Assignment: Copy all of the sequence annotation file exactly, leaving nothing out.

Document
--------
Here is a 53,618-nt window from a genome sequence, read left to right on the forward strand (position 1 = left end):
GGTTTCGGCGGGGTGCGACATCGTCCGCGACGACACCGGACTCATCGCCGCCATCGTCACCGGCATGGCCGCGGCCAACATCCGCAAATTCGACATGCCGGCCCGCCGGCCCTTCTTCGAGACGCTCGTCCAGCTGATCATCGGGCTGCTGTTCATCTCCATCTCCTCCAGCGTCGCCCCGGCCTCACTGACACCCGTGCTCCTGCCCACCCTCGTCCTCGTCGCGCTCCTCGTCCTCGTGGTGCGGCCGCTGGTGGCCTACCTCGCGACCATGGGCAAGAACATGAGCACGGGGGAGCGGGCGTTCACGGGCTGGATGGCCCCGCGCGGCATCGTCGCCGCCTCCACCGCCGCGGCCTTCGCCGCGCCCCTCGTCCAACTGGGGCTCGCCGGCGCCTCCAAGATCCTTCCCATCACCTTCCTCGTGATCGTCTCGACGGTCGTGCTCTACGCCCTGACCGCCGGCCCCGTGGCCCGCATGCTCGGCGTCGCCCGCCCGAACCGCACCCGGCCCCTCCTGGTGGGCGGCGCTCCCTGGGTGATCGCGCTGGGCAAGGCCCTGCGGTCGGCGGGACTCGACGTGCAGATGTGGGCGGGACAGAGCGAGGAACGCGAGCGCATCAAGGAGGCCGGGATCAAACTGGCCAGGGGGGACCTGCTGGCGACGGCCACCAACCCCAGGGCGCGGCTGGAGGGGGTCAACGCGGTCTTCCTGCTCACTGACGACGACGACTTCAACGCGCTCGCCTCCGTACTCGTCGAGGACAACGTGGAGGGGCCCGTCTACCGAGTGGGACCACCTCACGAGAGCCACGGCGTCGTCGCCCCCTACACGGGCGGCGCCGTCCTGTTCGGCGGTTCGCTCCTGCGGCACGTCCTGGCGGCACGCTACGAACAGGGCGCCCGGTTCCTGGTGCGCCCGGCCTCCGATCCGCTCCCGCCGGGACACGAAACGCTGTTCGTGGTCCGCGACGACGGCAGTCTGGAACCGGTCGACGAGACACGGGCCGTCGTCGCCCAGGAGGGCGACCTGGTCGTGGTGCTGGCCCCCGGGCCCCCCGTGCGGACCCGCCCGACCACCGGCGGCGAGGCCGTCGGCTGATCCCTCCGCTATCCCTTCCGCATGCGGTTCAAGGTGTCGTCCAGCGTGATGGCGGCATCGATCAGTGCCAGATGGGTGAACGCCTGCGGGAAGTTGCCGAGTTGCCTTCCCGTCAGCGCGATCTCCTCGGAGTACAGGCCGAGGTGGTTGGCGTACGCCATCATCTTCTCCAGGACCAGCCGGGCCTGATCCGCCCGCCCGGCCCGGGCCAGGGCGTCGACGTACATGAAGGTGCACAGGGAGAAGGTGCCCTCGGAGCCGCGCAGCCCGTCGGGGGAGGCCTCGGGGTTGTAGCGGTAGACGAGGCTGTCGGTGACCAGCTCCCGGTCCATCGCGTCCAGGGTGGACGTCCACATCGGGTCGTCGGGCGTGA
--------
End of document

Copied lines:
Here is a 53,618-nt window from a genome sequence, read left to right on the forward strand (position 1 = left end):
GGTTTCGGCGGGGTGCGACATCGTCCGCGACGACACCGGACTCATCGCCGCCATCGTCACCGGCATGGCCGCGGCCAACATCCGCAAATTCGACATGCCGGCCCGCCGGCCCTTCTTCGAGACGCTCGTCCAGCTGATCATCGGGCTGCTGTTCATCTCCATCTCCTCCAGCGTCGCCCCGGCCTCACTGACACCCGTGCTCCTGCCCACCCTCGTCCTCGTCGCGCTCCTCGTCCTCGTGGTGCGGCCGCTGGTGGCCTACCTCGCGACCATGGGCAAGAACATGAGCACGGGGGAGCGGGCGTTCACGGGCTGGATGGCCCCGCGCGGCATCGTCGCCGCCTCCACCGCCGCGGCCTTCGCCGCGCCCCTCGTCCAACTGGGGCTCGCCGGCGCCTCCAAGATCCTTCCCATCACCTTCCTCGTGATCGTCTCGACGGTCGTGCTCTACGCCCTGACCGCCGGCCCCGTGGCCCGCATGCTCGGCGTCGCCCGCCCGAACCGCACCCGGCCCCTCCTGGTGGGCGGCGCTCCCTGGGTGATCGCGCTGGGCAAGGCCCTGCGGTCGGCGGGACTCGACGTGCAGATGTGGGCGGGACAGAGCGAGGAACGCGAGCGCATCAAGGAGGCCGGGATCAAACTGGCCAGGGGGGACCTGCTGGCGACGGCCACCAACCCCAGGGCGCGGCTGGAGGGGGTCAACGCGGTCTTCCTGCTCACTGACGACGACGACTTCAACGCGCTCGCCTCCGTACTCGTCGAGGACAACGTGGAGGGGCCCGTCTACCGAGTGGGACCACCTCACGAGAGCCACGGCGTCGTCGCCCCCTACACGGGCGGCGCCGTCCTGTTCGGCGGTTCGCTCCTGCGGCACGTCCTGGCGGCACGCTACGAACAGGGCGCCCGGTTCCTGGTGCGCCCGGCCTCCGATCCGCTCCCGCCGGGACACGAAACGCTGTTCGTGGTCCGCGACGACGGCAGTCTGGAACCGGTCGACGAGACACGGGCCGTCGTCGCCCAGGAGGGCGACCTGGTCGTGGTGCTGGCCCCCGGGCCCCCCGTGCGGACCCGCCCGACCACCGGCGGCGAGGCCGTCGGCTGATCCCTCCGCTATCCCTTCCGCATGCGGTTCAAGGTGTCGTCCAGCGTGATGGCGGCATCGATCAGTGCCAGATGGGTGAACGCCTGCGGGAAGTTGCCGAGTTGCCTTCCCGTCAGCGCGATCTCCTCGGAGTACAGGCCGAGGTGGTTGGCGTACGCCATCATCTTCTCCAGGACCAGCCGGGCCTGATCCGCCCGCCCGGCCCGGGCCAGGGCGTCGACGTACATGAAGGTGCACAGGGAGAAGGTGCCCTCGGAGCCGCGCAGCCCGTCGGGGGAGGCCTCGGGGTTGTAGCGGTAGACGAGGCTGTCGGTGACCAGCTCCCGGTCCATCGCGTCCAGGGTGGACGTCCACATCGGGTCGTCGGGCGTGA